Control Rising

Posted in NEWS on June 22, 2014

By Jacob Van Lunen

Jacob Van Lunen began playing Magic in 1995. He has participated in organized play at every level of competition and was a member of the winning team at Pro Tour San Diego in 2007, thanks to an innovative draft strategy. As a writer, Van Lunen has had more than three hundred Magic strategy pieces published

Coming into Grand Prix Chicago, it looked like Standard had shifted away from the control decks. Aggressive strategies like Red/White Burn and the hyper aggressive Boss Sligh had won the two most recent large Standard events. However, tides change and formats sway, the general redness of the format led many of the best players in the room to pilot Blue Devotion this weekend. Decks like Junk Midrange, Black/White Midrange, Jund Monsters, and the creature based red decks quickly found themselves out of contention in the face of Thassa's army. Meanwhile, Blue/White Control strategies found themselves in a field where Supreme Verdict was a dominant force against the competition.

Blue/White Control is the purest of the Standard control strategies. Blue/White/Black versions of the deck are forced to use a lot of slots on win conditions that do nothing in the face of early pressure. By playing the straight Blue/White version of the deck, we're given a strategy that doesn't need to waste slots of powerful spells, instead using every space available to interact with the opponent. Two of the six players that went undefeated on Day One were piloting the deck. Now, in Round 12, the last undefeated player remaining is piloting Standard's newest top dog.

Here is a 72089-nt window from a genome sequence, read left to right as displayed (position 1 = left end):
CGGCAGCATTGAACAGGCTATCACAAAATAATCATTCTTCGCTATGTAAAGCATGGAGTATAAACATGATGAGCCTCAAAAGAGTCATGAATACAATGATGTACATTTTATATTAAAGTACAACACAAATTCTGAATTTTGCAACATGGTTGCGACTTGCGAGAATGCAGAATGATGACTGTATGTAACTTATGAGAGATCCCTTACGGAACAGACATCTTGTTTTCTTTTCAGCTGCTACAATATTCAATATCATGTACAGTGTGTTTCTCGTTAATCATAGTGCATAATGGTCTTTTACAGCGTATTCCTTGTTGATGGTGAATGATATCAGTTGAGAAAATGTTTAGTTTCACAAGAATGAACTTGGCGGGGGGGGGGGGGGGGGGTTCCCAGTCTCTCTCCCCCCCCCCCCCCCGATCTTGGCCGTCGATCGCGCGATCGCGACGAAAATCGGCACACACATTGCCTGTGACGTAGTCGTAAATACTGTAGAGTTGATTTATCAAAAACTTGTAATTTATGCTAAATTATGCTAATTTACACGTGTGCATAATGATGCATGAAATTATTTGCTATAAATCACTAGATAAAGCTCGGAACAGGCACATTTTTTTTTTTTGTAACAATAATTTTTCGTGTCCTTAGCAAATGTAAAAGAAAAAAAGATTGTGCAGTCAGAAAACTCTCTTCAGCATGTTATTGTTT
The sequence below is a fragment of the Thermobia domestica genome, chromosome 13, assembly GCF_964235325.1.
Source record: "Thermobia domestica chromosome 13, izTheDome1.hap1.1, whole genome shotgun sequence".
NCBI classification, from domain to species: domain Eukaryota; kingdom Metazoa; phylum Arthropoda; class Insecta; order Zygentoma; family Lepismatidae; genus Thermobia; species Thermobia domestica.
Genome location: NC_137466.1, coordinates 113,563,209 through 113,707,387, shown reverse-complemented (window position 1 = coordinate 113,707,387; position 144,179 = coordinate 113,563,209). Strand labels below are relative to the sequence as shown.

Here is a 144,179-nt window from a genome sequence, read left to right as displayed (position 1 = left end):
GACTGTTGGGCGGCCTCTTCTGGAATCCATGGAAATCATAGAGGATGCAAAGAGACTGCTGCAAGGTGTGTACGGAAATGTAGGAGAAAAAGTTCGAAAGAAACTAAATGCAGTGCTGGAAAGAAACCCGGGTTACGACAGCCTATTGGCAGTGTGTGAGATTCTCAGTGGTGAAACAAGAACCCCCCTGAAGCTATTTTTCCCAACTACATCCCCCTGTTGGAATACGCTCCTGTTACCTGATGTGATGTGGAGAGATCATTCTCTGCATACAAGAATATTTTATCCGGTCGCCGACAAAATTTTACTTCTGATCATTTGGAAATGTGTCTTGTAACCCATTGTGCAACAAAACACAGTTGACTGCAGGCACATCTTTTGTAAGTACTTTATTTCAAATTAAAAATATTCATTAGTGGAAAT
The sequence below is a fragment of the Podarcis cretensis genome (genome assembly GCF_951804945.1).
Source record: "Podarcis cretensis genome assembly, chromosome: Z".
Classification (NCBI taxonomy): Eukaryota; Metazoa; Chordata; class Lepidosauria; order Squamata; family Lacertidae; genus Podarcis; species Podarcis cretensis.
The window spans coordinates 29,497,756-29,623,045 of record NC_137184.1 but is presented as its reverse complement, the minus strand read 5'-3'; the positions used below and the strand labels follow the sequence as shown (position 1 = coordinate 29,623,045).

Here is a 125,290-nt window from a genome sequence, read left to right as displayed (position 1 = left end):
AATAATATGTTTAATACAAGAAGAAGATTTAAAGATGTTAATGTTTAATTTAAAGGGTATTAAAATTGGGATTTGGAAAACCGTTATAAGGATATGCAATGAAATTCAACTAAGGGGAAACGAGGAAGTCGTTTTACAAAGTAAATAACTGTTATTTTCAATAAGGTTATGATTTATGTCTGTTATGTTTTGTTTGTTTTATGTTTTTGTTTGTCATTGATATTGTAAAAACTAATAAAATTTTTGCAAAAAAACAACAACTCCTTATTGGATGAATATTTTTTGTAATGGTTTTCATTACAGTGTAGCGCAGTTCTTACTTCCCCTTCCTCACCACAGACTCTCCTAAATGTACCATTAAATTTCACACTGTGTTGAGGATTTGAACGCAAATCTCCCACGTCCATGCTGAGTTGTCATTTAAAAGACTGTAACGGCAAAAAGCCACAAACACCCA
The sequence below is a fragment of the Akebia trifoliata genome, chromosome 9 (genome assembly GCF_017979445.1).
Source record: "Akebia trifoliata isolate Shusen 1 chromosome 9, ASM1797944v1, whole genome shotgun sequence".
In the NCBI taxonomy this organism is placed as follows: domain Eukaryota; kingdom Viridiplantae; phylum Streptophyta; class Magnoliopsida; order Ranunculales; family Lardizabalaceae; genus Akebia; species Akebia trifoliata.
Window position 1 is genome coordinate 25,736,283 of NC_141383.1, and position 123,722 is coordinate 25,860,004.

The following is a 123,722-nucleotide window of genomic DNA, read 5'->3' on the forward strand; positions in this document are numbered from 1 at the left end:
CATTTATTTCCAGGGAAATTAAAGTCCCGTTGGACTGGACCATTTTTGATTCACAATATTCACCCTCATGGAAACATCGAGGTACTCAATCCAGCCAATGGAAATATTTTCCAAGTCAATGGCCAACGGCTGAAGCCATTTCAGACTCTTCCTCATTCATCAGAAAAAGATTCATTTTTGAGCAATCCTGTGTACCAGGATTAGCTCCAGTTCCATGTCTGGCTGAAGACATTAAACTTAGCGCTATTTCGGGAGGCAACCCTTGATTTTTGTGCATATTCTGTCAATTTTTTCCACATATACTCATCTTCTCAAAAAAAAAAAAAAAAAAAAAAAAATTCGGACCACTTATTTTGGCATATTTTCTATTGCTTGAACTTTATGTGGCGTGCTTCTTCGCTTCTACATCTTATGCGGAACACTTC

In fact, a look at the top tables shows us the dominance of the Blue/White Control archetype this weekend. In round 12, table 1 featured a Blue/White Control mirror while Harry Corvese, also piloting Blue/White Control, quickly dispatched Yuuta Takahashi in the X-1 bracket on a video feature match.


"A pair of Blue/White Control players collide at the top of the standings!"

Why has Blue/White been performing so well this weekend?

The heavy creature format has encouraged many players to fill their decks with spot removal. These cards are virtual blanks against the Blue/White Control deck. It's analogous to skipping a draw step every time an opponent draws a card like Doom Blade or Mizzium Mortars.

Blue Devotion is a slamdunk matchup for the Blue/White Devotion decks. We haven't seen much Blue Devotion at recent events, but this weekend seems much different. Many of the professional players that came to Grand Prix Chicago recognized the red decks' weakness to the archetype. The fact that the Blue Devotion decks came out in huge numbers this weekend had an interesting effect on the metagame here in The Windy City.

First, Red decks, especially the creature based versions, have found themselves in a rough spot on day 2. Blue Devotion was everywhere and the Red decks couldn't keep up. The Blue Devotion deck takes no damage from its lands, has a reasonable plan to race the red strategies, and its best card just happens to have protection from red.


"Harry Corvese's Blue/White Control deck emerges victorious against Japanese master, Yuuta Takahashi."

The White/Blue Control decks used to be grinding away, squeaking by through close matchups in every round. Now, there's suddenly a big swath of the field that's Blue Devotion, the deck's best matchup. With Blue Devotion decks making up a fifth of the day 2 metagame, the Blue/White Control strategy's overall win percentage made a huge jump.

Will Blue/White Control continue its dominance here in Chicago? Or will another deck rise to the top of the standings? Stay tuned to continuing coverage for all the latest action!